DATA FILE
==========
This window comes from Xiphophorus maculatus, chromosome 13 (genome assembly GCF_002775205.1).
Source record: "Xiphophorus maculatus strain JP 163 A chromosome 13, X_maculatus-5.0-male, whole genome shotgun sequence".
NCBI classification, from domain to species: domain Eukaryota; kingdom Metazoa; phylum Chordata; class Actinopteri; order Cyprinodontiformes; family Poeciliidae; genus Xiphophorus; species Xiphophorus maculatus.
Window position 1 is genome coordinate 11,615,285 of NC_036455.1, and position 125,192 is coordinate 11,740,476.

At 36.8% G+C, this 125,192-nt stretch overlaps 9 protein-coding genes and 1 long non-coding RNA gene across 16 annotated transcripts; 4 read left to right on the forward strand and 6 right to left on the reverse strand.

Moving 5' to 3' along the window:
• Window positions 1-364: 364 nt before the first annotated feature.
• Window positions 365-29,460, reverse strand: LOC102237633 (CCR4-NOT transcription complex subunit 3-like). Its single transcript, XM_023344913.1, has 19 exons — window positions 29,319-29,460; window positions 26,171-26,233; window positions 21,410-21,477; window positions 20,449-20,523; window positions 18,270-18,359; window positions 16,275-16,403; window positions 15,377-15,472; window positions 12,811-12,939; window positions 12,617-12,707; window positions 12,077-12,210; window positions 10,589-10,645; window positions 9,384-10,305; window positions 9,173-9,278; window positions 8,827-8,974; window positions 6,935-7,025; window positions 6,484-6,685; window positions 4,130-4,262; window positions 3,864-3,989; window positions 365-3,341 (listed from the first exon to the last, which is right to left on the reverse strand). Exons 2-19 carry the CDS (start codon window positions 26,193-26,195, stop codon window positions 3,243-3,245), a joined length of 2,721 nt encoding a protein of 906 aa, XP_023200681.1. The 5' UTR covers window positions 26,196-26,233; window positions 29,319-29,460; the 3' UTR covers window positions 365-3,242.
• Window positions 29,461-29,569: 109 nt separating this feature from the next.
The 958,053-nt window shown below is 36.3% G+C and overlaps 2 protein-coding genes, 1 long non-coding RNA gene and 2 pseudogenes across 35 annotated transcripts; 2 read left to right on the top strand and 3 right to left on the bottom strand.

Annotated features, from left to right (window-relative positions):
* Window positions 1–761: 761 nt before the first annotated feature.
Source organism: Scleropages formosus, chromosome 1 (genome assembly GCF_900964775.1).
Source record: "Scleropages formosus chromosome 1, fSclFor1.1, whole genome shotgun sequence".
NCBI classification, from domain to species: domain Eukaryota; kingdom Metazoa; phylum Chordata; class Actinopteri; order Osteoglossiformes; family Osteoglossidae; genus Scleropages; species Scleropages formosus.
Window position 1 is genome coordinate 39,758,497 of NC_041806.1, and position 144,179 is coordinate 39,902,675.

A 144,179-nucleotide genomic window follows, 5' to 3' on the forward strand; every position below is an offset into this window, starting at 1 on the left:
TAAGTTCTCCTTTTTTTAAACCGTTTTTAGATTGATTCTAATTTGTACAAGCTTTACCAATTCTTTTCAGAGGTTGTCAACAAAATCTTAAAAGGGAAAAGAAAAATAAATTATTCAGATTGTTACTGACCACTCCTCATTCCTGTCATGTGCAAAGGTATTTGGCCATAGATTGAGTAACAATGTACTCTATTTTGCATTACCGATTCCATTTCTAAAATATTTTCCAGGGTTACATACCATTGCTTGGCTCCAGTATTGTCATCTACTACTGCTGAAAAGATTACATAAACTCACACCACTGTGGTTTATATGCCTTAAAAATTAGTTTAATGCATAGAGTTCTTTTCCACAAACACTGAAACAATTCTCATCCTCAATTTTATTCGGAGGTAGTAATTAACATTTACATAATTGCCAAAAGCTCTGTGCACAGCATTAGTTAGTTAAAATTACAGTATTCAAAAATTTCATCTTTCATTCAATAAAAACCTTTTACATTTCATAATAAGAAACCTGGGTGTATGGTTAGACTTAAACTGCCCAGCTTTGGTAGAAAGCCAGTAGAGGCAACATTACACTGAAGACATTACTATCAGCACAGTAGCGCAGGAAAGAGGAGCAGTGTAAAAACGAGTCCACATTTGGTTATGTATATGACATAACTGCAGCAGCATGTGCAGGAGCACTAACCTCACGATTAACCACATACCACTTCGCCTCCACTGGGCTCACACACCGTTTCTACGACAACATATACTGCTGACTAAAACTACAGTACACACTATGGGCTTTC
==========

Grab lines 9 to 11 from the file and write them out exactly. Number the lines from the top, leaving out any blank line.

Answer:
• Window positions 29,461-29,569: 109 nt separating this feature from the next.
The 958,053-nt window shown below is 36.3% G+C and overlaps 2 protein-coding genes, 1 long non-coding RNA gene and 2 pseudogenes across 35 annotated transcripts; 2 read left to right on the top strand and 3 right to left on the bottom strand.

Annotated features, from left to right (window-relative positions):